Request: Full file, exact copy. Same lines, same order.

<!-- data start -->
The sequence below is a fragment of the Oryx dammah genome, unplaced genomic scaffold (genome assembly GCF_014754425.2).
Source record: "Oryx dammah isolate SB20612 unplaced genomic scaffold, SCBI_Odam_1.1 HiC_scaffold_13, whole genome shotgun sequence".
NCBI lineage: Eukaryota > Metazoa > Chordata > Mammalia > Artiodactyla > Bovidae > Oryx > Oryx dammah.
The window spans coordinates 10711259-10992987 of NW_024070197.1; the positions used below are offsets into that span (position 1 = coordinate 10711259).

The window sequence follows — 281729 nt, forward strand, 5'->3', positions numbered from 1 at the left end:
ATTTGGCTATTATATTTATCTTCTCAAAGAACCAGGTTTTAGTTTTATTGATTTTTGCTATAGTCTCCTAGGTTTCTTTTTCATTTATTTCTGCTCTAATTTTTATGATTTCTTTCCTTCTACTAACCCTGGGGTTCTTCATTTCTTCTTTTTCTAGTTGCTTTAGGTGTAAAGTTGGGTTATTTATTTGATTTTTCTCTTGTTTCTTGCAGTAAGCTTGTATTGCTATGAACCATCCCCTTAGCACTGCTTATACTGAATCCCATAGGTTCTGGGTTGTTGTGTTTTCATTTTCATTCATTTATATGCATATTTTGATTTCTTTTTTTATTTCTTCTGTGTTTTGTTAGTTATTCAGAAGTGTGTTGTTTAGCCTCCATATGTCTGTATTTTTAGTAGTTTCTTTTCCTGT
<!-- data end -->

The sequence below is a fragment of the Oryx dammah genome, unplaced genomic scaffold (genome assembly GCF_014754425.2).
Source record: "Oryx dammah isolate SB20612 unplaced genomic scaffold, SCBI_Odam_1.1 HiC_scaffold_13, whole genome shotgun sequence".
NCBI lineage: Eukaryota > Metazoa > Chordata > Mammalia > Artiodactyla > Bovidae > Oryx > Oryx dammah.
The window spans coordinates 10711259-10992987 of NW_024070197.1; the positions used below are offsets into that span (position 1 = coordinate 10711259).

The window sequence follows — 281729 nt, forward strand, 5'->3', positions numbered from 1 at the left end:
ATTTGGCTATTATATTTATCTTCTCAAAGAACCAGGTTTTAGTTTTATTGATTTTTGCTATAGTCTCCTAGGTTTCTTTTTCATTTATTTCTGCTCTAATTTTTATGATTTCTTTCCTTCTACTAACCCTGGGGTTCTTCATTTCTTCTTTTTCTAGTTGCTTTAGGTGTAAAGTTGGGTTATTTATTTGATTTTTCTCTTGTTTCTTGCAGTAAGCTTGTATTGCTATGAACCATCCCCTTAGCACTGCTTATACTGAATCCCATAGGTTCTGGGTTGTTGTGTTTTCATTTTCATTCATTTATATGCATATTTTGATTTCTTTTTTTATTTCTTCTGTGTTTTGTTAGTTATTCAGAAGTGTGTTGTTTAGCCTCCATATGTCTGTATTTTTAGTAGTTTCTTTTCCTGT